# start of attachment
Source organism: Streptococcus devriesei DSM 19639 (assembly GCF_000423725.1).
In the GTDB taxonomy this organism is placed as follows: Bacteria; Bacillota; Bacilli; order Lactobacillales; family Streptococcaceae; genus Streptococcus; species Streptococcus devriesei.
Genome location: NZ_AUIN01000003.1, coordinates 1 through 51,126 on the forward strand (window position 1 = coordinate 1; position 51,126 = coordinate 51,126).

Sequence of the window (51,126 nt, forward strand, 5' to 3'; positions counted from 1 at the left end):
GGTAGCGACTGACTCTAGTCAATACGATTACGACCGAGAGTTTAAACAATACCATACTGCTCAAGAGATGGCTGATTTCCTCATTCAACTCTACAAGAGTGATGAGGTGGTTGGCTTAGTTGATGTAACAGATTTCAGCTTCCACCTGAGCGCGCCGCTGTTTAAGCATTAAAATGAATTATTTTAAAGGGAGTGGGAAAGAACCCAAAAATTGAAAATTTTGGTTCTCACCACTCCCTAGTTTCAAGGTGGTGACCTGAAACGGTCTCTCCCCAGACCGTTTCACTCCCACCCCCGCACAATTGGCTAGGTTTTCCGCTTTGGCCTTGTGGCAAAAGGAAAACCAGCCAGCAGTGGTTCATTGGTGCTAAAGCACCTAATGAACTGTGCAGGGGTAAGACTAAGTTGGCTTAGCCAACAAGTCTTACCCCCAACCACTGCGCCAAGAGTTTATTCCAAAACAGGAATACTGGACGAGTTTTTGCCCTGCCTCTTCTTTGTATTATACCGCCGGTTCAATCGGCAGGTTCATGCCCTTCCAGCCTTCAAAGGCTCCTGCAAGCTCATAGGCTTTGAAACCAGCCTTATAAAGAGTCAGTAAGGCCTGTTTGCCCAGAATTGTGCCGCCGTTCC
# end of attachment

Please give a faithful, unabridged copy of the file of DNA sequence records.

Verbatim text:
Source organism: Streptococcus devriesei DSM 19639 (assembly GCF_000423725.1).
In the GTDB taxonomy this organism is placed as follows: Bacteria; Bacillota; Bacilli; order Lactobacillales; family Streptococcaceae; genus Streptococcus; species Streptococcus devriesei.
Genome location: NZ_AUIN01000003.1, coordinates 1 through 51,126 on the forward strand (window position 1 = coordinate 1; position 51,126 = coordinate 51,126).

Sequence of the window (51,126 nt, forward strand, 5' to 3'; positions counted from 1 at the left end):
GGTAGCGACTGACTCTAGTCAATACGATTACGACCGAGAGTTTAAACAATACCATACTGCTCAAGAGATGGCTGATTTCCTCATTCAACTCTACAAGAGTGATGAGGTGGTTGGCTTAGTTGATGTAACAGATTTCAGCTTCCACCTGAGCGCGCCGCTGTTTAAGCATTAAAATGAATTATTTTAAAGGGAGTGGGAAAGAACCCAAAAATTGAAAATTTTGGTTCTCACCACTCCCTAGTTTCAAGGTGGTGACCTGAAACGGTCTCTCCCCAGACCGTTTCACTCCCACCCCCGCACAATTGGCTAGGTTTTCCGCTTTGGCCTTGTGGCAAAAGGAAAACCAGCCAGCAGTGGTTCATTGGTGCTAAAGCACCTAATGAACTGTGCAGGGGTAAGACTAAGTTGGCTTAGCCAACAAGTCTTACCCCCAACCACTGCGCCAAGAGTTTATTCCAAAACAGGAATACTGGACGAGTTTTTGCCCTGCCTCTTCTTTGTATTATACCGCCGGTTCAATCGGCAGGTTCATGCCCTTCCAGCCTTCAAAGGCTCCTGCAAGCTCATAGGCTTTGAAACCAGCCTTATAAAGAGTCAGTAAGGCCTGTTTGCCCAGAATTGTGCCGCCGTTCC